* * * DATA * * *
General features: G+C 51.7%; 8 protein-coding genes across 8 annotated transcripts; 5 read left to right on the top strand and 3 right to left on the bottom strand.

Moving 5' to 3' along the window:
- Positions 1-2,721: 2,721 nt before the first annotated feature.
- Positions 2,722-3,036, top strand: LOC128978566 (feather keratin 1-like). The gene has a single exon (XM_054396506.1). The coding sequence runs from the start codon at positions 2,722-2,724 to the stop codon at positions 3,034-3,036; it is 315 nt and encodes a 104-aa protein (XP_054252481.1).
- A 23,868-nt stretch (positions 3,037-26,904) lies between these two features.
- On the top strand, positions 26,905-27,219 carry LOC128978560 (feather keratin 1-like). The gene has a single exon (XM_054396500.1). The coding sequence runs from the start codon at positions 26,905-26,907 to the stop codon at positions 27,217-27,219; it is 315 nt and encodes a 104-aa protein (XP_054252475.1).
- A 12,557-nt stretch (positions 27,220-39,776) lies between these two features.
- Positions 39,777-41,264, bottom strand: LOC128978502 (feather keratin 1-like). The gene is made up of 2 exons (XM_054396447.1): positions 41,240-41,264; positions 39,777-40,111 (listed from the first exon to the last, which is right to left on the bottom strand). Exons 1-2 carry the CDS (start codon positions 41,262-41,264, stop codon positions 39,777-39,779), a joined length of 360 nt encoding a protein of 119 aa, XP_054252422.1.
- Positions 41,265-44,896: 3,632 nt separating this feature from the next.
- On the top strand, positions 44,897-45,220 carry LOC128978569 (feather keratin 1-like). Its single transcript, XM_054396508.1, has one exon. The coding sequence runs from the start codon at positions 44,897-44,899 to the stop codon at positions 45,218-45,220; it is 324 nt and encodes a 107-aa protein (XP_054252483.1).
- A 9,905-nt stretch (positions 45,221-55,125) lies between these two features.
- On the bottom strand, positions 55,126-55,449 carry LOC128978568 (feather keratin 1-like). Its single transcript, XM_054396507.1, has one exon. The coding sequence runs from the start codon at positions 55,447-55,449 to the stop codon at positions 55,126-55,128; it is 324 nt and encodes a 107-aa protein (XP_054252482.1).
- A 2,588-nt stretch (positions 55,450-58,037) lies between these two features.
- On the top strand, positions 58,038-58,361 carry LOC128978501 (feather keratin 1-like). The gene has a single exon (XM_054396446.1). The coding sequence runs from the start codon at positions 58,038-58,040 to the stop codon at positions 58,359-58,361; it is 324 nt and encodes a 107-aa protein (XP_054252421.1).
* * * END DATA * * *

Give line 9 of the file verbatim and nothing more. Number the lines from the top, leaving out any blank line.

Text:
- Positions 41,265-44,896: 3,632 nt separating this feature from the next.